Fr. Joseph J. Smith, SJ
Fr. Joseph J. Smith, SJ was, hands down, one of my very best professors in Graduate Theology at the Loyola School of Theology. I never took "legendary" professors in college, mostly because I didn't care, but sitting in just one of Fr. Smith’s classes more than made up for that.
Most of the world would see the atone class I took under Fr. Smith as one of the most boring ever. I myself had to muster up herculean patience just to stay awake. But the rigor of his lessons was just the fire I needed to forge my mind in the discipline of Theology. His unparalleled erudition and scholarship, grounded in a selfless commitment to service, was something like “sheer brute force” inspiration for me. Whether it was writing top class academic articles or correcting student submissions, he truly embodied that word often abused and misused nowadays - the magis.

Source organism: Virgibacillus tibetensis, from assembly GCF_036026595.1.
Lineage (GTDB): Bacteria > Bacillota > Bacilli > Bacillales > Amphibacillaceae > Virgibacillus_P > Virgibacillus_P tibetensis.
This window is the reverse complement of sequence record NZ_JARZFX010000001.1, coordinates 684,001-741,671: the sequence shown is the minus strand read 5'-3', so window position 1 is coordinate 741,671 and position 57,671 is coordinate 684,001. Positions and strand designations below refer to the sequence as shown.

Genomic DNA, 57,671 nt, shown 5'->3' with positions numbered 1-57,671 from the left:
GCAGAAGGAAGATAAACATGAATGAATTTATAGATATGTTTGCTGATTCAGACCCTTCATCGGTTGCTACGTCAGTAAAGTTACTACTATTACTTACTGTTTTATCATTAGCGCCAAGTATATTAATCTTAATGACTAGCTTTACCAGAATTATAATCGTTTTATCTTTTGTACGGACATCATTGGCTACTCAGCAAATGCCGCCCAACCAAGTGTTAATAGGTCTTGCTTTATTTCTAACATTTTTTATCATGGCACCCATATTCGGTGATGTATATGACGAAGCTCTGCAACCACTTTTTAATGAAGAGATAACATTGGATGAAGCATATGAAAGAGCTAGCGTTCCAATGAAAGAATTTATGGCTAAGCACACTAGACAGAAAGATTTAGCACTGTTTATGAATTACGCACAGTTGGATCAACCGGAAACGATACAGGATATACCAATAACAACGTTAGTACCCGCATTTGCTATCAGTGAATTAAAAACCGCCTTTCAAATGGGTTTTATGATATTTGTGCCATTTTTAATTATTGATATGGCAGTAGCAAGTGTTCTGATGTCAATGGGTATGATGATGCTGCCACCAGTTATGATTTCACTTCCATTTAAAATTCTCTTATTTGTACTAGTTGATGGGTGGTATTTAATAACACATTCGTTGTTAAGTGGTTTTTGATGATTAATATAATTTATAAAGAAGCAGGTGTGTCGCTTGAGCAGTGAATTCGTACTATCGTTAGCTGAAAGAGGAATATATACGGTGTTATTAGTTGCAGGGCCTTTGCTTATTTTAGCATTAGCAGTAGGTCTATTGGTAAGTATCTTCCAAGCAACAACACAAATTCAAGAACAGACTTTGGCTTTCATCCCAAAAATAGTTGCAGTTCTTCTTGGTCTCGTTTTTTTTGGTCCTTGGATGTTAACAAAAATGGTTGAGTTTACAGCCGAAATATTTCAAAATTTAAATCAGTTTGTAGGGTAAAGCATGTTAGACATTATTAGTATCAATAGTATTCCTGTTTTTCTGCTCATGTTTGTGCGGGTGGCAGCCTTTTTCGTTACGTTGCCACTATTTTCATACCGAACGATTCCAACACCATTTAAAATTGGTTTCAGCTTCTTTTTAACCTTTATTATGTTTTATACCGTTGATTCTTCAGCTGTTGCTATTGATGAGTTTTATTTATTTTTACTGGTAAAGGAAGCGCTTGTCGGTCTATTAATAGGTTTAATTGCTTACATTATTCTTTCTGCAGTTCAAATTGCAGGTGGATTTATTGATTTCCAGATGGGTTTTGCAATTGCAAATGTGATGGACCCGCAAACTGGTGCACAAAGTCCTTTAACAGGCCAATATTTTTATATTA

He was for me that toil that did not seek for rest, that labor which asked for no reward. He worked without fanfare, all in silence, in his humble corner cubicle in Ralph Gehring Library. There I saw what it meant to teach: I once consulted him regarding a particular theological question and expected only a short answer, not wanting to take away from his time. I emerged three hours later after having received a professional lecture complete with textual references from obscure journals and books. Such energy, such drive, can be had from only one source, and Fr. Smith never ceased to drink from that fountain of wisdom, for he was always a humble student of the grandest Teacher of all.
Fr. Smith was truly the wizard, the sage, tucked away in a back corner, a true hidden gem in the hills of Loyola. If I ever amount to anything in my career as a teacher of theology, I have much to thank him for it.